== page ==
100 supporters
Update posted 2 weeks ago

Petition to Eric Garcetti, Mike Bonin, Tricia Keane, Ezra Gale, Vince Bertoni, Ira Koslow, Chad Molnar, David Graham-Caso, Len Nguyen, John Gregory, Gilbert Cedillo, Paul Krekorian, Bob Blumenfield, David Ryu, Paul Koretz, Nury Martinez, Monica Rodriguez, Marqueece Harris-Dawson, Curren Price, Herb Wesson, Mitchell Englander, Mitch O'Farrell, Jose Huizar, Joe Buscaino, Taylor Bazley

Build new homeless services in every LA District 11 neighborhood, not just Venice!

Venice is fed up and pushed to the brink! We have big hearts and open minds, and are willing to do our fair share, but we cannot be the only community in District 11 solving the huge problem of homelessness. Now the City of Los Angeles wants to build a 100-bed "temporary" shelter at the former MTA bus yard, just 1 block from the beach, and surrounded on all 4 sides by homes, when not a single one of the other 17 site proposals and alternative options across LA is completely surrounded by homes. This is in addition to: 136 units of permanent supportive and low-income housing and a variety of related services on the Venice Median, also 1 block from the beach, at an exorbitant and wasteful cost of nearly $500,000 each.Another 98 units of permanent supportive housing in the Oxford Triangle, with a similar price tag nearing $500,00 each. Another 34 units of permanent supportive housing on Rose. Allowing indiscriminate RV camping across large parts of Venice with no enforcement of the 72-hour parking rule. 24/7 bathroom access on the boardwalk, encouraging further encampment growth.A storage facility in a neighborhood park surrounded by homes & schools. ...and other plans for more storage facilities, more car camping, 24/7 portable bathrooms, and other services throughout Venice. ALL THIS, when essentially NONE of the rest of Council District 11 has had ANY proposals for ANY homeless services, accommodation of campers, or housing of any kind on Mike Bonin's watch! *Venice has already welcomed a large services infrastructure near Rose and near Lincoln, including the enormous St. Joseph Center on Hampton, multiple health clinics, day use facilities, and a vocational training center, plus a variety of section 8 and affordable housing.  Why aren't other neighborhoods in Council District 11 being asked to do their part? Why aren't there more proposals to help share some of the burden in the Pacific Palisades, Brentwood, Mar Vista, West LA, Playa Vista, Westchester, Playa del Rey, or any other community in Mike Bonin's district? Why are Malibu, Beverly Hills,  and Culver City, who are not even part of the City of Los Angeles, allowed to house their homeless in Venice projects? PUT A STOP TO THIS NOW! Speak up and demand that NONE of these projects go forward until similar wide-ranging plans are proposed and approved for each and every community in the rest of District 11.(* West LA currently has 37 units proposed for homeless families, the only proposal in all of District 11 outside of Venice, a tiny fraction of the 268 permanent supportive and low-income units plus 100 shelter beds planned in Venice.)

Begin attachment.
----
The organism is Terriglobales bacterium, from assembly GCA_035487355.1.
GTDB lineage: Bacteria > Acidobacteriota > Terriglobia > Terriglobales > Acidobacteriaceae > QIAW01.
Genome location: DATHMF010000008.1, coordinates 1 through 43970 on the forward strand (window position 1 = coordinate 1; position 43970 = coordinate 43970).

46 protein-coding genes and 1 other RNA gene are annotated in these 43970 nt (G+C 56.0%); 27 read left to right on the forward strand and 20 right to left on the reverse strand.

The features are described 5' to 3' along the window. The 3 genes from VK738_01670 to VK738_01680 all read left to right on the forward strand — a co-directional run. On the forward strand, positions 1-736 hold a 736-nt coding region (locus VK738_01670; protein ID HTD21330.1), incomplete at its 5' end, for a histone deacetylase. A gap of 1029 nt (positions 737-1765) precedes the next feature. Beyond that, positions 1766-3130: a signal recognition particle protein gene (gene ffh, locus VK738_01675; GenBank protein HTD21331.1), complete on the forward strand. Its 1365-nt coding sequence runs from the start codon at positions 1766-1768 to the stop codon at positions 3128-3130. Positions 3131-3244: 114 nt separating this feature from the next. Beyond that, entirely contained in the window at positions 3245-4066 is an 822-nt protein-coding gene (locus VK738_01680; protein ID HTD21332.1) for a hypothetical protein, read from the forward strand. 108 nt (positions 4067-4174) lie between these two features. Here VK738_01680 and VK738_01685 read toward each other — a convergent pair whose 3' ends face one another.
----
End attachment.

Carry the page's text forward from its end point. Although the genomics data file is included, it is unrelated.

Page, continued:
3,555 supporters